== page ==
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I am unsure about how to analyze some data of my PhD project and could use some input. I am analyzing data from a Phase I clinical trial where we have scRNAseq + Histology of paired PRE and POST biopsies. However, as the clinical trial was stopped early due to outside reasons (adverse effects in a different trial in a different condition), I am left with "only" 5 paired samples. Now, I want to compare fractions (e.g. Number of CD8+ T cells/mm2, or %of stromal coverage, or % of total population) between PRE and POST to see where the treatment induced changes. In some cases, it seems quite clear as there is a strong difference, however I don't know which statistical test to apply.

Normally I would say the Wilcoxon matched-pairs signed rank test, since I don't think I can assume normality for fractions. However, with 5 paired samples, the power is too low to reach significance threshold (lowest attainable p value with wilcoxon with N=5 is 0.0625), which in principle I don't care about since I think there is still a pretty strong message when I see the same effect in scRNAseq and histology, but I am worried that it will make submission more difficult. I have also seen people use the paired t-test for these kinds of fractions in the literature in good journals (e.g. Cell), but I think that would be cheating (but I'm hoping to be wrong here - please tell me).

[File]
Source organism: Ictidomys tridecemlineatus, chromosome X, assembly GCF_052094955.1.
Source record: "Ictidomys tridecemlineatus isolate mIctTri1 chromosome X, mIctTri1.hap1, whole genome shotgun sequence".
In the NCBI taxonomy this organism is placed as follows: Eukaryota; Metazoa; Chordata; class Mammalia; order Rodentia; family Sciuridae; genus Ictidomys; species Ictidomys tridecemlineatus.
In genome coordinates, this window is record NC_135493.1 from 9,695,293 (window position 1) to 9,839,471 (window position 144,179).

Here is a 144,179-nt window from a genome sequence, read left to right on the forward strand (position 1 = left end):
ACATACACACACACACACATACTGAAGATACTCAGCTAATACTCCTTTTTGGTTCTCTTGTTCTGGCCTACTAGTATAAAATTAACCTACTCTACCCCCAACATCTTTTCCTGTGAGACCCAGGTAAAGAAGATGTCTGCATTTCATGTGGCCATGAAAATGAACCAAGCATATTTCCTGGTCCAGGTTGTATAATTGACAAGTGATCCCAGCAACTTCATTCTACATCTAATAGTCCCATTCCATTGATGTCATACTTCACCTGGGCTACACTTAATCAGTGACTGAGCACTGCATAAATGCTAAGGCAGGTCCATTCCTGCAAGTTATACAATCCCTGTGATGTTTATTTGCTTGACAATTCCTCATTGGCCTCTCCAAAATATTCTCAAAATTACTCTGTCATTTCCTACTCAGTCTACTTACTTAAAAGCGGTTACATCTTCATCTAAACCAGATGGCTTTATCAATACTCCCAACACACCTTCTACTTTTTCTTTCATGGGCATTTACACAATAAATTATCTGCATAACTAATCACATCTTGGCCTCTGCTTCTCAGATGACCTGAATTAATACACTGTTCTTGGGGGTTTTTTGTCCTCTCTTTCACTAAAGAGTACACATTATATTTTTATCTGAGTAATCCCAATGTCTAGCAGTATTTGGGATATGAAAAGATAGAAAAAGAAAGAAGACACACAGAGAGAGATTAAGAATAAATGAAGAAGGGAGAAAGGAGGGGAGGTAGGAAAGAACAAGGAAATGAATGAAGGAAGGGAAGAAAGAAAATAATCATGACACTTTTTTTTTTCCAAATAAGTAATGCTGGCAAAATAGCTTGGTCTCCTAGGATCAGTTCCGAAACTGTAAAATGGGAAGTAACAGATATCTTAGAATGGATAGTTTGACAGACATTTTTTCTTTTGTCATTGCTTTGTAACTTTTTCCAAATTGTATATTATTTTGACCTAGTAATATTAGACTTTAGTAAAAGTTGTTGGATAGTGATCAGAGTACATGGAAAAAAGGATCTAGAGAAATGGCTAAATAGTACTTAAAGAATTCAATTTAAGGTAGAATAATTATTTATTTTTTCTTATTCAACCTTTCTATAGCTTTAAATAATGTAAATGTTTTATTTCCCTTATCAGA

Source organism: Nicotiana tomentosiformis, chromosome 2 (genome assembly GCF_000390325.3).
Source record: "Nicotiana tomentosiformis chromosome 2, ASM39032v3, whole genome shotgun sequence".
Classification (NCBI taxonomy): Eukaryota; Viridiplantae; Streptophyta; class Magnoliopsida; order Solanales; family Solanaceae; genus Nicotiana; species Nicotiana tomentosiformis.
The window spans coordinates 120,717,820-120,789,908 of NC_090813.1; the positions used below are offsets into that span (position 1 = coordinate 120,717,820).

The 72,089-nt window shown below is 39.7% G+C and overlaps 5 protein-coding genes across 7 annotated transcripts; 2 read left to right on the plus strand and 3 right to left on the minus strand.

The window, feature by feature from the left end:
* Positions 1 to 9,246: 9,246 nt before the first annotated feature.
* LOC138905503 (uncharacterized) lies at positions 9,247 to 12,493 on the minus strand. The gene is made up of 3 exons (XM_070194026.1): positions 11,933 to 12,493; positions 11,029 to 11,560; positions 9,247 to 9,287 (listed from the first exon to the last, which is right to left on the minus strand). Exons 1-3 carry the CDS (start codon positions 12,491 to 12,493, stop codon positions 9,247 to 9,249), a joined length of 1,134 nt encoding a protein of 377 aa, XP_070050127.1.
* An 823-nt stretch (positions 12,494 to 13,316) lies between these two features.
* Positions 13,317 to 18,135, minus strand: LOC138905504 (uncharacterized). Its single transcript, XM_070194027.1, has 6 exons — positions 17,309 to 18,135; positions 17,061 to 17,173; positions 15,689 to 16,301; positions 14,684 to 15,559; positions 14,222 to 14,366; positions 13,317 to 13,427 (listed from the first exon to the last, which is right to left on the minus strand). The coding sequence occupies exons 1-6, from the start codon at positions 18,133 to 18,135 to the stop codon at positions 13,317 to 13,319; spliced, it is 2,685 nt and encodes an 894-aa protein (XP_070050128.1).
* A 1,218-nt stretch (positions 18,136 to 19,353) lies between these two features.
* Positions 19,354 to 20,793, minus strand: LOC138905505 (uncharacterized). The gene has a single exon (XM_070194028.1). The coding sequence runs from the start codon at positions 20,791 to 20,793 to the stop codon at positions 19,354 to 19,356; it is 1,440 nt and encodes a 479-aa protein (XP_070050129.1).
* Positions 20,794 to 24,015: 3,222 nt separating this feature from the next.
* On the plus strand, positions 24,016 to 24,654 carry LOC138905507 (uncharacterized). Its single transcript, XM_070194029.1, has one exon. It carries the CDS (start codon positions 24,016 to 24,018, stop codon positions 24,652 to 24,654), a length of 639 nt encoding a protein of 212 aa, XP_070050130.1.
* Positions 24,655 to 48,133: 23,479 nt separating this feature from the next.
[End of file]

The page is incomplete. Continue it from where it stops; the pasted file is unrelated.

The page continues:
If you have other ideas, feel free to let me know. If there's some special test for low N paired samples not assuming normality that is not available in Graphpad, I am fine with R as well.

Thank you all!!

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You don't have enough data for traditional statistical hypothesis testing. No statistical test will get you around this fact.

I'd recommend just reporting the raw data when there are so few numbers. Let your audience decide what they want to believe or not regarding the data.

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  • $\begingroup$ Thank you, I guess I needed a bit of tough love so to speak. I had hoped that maybe there's some more advanced statistics that can make sense of the situation but I guess not. $\endgroup$ Oct 24, 2023 at 9:02

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